We’re fortunate that the night of July 4 is expected to be clear, and not just for the traditional booms and flashes of celebratory fireworks. Our Moon is getting in on the act, albeit with a much more subtle display in the form of a penumbral eclipse. The eclipse will take place from 11:07 PM to 1:52 AM EDT with maximum eclipse at 12:31 AM July 5.
We say subtle because, unlike a total lunar eclipse, Earth’s Moon will not change to reddish/coppery colors. The Moon will instead become oddly shadowed for a Full Moon, as it enters the outer fringes of Earth’s shadow in space — the penumbra. Only the “top” portion of Luna will pass through the penumbra making this eclipse especially slight. Still, it’s worth a look and it won’t be at a particularly late hour. A deeper penumbral lunar eclipse will take place the night of November 30, 2020.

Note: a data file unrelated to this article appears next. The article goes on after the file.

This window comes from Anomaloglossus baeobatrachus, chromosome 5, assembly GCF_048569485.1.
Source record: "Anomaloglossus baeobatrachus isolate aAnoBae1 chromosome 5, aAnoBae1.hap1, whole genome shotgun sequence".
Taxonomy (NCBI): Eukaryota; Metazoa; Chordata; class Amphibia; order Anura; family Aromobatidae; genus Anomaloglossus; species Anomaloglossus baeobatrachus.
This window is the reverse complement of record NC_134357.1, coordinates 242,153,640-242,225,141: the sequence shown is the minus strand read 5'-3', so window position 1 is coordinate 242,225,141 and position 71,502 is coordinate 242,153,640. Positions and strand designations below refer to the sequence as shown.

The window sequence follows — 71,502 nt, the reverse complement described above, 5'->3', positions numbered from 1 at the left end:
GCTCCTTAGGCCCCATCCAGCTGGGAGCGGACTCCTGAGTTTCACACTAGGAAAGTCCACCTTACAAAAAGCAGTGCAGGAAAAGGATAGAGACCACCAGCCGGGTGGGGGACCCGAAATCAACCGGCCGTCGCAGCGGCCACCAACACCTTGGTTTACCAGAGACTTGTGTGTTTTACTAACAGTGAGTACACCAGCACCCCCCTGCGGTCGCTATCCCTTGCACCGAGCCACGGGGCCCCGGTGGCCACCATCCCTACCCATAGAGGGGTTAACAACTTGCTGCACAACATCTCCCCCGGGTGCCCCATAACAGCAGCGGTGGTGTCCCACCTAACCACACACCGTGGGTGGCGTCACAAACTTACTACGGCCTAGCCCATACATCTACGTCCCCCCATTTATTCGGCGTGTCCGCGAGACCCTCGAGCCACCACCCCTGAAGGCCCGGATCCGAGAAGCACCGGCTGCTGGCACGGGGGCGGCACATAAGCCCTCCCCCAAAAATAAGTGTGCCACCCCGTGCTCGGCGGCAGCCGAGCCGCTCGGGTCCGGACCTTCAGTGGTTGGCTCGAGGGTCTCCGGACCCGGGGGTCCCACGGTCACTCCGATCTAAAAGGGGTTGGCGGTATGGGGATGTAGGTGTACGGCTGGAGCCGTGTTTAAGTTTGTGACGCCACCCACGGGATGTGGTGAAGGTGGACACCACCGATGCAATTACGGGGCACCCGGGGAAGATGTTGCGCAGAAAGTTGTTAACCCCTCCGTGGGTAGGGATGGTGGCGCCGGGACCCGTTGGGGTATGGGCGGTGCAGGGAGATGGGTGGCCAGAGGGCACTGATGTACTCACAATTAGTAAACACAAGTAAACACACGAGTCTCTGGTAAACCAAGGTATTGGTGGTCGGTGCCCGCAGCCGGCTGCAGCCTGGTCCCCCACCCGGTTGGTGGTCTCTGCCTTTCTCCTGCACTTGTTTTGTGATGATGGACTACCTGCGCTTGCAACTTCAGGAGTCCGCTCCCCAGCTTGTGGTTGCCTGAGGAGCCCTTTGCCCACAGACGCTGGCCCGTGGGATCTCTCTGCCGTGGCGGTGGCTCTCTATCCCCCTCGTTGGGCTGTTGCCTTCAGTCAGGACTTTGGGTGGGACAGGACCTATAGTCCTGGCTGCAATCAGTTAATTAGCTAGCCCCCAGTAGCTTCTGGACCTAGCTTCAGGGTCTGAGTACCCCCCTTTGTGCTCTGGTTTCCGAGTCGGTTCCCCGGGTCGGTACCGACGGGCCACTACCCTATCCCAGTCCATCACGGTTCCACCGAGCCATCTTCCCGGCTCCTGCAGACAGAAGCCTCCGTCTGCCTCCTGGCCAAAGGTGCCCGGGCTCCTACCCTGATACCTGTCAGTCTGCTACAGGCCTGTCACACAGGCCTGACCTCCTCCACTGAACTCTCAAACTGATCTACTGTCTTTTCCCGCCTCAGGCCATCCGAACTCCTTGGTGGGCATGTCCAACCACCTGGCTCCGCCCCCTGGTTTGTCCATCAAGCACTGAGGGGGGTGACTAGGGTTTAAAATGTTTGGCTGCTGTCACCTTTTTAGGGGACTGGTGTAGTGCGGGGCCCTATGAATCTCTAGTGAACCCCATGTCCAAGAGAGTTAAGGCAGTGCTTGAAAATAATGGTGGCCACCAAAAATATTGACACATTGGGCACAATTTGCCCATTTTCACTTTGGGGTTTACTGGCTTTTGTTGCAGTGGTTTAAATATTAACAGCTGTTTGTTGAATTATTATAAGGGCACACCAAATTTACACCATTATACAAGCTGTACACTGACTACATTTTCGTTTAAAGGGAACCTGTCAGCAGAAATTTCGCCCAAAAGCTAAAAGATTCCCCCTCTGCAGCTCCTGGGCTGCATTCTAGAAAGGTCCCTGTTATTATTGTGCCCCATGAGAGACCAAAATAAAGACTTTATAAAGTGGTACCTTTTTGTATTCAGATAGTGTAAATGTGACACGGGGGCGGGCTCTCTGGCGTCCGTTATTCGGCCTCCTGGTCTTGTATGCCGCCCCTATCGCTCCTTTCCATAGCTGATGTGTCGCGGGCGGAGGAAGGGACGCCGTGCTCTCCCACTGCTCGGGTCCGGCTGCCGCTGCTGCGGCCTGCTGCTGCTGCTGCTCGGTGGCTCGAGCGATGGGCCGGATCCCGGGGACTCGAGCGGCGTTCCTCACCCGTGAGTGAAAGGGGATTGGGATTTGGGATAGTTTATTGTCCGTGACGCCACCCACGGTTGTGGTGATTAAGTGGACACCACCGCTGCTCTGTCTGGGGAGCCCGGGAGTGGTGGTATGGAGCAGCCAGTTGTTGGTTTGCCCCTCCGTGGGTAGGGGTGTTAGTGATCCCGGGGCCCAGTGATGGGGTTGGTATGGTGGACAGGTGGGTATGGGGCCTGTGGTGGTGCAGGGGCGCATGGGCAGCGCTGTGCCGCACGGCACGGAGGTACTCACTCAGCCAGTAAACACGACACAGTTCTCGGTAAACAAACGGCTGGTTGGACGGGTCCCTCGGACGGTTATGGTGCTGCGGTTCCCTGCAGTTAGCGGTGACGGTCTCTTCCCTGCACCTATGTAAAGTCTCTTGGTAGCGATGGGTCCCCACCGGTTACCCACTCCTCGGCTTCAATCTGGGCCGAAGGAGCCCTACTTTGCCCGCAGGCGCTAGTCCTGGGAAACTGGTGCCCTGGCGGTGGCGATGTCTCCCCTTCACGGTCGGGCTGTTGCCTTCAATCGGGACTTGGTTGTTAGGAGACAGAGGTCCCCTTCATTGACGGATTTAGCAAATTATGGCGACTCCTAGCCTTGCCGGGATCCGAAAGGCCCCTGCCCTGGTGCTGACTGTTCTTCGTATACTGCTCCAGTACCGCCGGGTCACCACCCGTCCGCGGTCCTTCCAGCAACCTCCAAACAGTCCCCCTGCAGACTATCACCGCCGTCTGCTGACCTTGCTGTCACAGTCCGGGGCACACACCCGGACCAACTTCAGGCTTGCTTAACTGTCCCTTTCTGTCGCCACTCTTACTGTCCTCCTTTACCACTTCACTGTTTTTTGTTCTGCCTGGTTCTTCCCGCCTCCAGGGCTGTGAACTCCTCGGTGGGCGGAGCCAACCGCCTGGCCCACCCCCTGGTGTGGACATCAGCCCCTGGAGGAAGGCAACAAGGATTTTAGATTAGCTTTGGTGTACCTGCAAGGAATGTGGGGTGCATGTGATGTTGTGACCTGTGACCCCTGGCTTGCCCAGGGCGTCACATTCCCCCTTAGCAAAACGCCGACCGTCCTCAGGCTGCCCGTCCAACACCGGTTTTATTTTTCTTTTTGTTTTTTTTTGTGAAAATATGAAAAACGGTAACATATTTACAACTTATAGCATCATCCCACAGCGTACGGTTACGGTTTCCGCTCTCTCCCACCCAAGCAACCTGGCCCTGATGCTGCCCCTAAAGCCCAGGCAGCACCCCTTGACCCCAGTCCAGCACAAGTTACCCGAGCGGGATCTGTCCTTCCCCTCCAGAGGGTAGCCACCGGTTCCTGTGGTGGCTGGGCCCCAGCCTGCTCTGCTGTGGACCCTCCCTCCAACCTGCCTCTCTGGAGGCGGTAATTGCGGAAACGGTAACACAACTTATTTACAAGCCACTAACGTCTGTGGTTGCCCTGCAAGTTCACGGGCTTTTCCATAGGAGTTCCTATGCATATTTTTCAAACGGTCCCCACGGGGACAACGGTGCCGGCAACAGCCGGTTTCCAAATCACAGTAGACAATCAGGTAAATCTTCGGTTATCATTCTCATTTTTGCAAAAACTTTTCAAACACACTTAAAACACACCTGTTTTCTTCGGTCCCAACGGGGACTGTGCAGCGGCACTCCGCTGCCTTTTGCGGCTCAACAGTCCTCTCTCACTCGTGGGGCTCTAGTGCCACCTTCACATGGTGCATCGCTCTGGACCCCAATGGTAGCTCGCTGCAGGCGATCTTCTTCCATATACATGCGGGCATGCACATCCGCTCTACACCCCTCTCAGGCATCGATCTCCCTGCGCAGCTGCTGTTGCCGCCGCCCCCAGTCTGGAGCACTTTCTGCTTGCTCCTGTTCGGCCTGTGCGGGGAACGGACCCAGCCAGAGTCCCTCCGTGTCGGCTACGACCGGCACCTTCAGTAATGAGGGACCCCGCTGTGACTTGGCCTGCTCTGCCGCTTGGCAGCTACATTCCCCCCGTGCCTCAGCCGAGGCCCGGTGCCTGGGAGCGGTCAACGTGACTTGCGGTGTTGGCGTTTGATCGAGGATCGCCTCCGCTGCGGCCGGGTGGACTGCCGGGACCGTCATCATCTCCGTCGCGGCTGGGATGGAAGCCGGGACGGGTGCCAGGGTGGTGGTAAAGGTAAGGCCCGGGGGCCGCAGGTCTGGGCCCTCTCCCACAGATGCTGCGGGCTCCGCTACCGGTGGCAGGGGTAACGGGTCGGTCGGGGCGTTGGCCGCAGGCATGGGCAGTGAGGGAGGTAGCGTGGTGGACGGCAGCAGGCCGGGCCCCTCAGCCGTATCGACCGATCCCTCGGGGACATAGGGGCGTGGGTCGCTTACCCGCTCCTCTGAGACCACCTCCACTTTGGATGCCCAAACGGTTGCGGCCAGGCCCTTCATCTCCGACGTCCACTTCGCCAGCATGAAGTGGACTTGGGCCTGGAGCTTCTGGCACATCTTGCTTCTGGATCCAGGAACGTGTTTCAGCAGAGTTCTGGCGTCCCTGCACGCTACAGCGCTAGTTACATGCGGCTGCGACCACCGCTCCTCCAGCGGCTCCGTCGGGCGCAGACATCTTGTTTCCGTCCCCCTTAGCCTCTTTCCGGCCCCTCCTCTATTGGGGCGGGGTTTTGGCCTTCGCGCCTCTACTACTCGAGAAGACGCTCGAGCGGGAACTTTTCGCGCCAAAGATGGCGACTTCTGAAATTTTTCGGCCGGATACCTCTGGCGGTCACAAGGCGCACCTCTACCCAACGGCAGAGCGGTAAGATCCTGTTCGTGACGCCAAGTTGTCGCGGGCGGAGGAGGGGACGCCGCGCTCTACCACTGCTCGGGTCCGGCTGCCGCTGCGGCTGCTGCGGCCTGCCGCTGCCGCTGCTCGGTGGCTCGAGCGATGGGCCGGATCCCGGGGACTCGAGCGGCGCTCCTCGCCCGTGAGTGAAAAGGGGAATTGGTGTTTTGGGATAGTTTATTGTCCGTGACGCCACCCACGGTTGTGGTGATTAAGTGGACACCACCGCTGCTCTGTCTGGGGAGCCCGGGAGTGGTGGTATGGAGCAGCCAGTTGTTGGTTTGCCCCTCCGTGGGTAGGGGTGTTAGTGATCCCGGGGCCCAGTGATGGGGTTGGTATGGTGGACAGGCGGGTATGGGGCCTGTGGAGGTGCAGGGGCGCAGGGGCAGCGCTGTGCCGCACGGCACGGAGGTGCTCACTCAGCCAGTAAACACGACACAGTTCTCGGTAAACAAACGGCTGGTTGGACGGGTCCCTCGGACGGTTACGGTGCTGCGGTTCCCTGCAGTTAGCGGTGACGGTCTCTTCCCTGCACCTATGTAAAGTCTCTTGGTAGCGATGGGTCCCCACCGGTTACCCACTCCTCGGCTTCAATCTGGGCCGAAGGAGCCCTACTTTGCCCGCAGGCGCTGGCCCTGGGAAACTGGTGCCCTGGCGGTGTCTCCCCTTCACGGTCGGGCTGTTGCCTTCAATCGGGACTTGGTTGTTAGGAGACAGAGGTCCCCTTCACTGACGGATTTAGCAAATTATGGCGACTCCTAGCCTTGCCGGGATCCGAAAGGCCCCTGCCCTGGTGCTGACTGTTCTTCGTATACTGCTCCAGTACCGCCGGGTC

While it’s possible to view this eclipse with the unaided eye, binoculars will provide an enhanced view as would a small telescope.
And just in case there’s any confusion, lunar eclipses are perfectly safe to view and photograph — it’s moonlight — so nothing to worry about there.
If you shoot any photos or have impressions to share with us, you can do so via our Twitter — @StephensObs
NASA Eclipse Page available here: Penumbral Lunar Eclipse of July 4 – 5, 2020.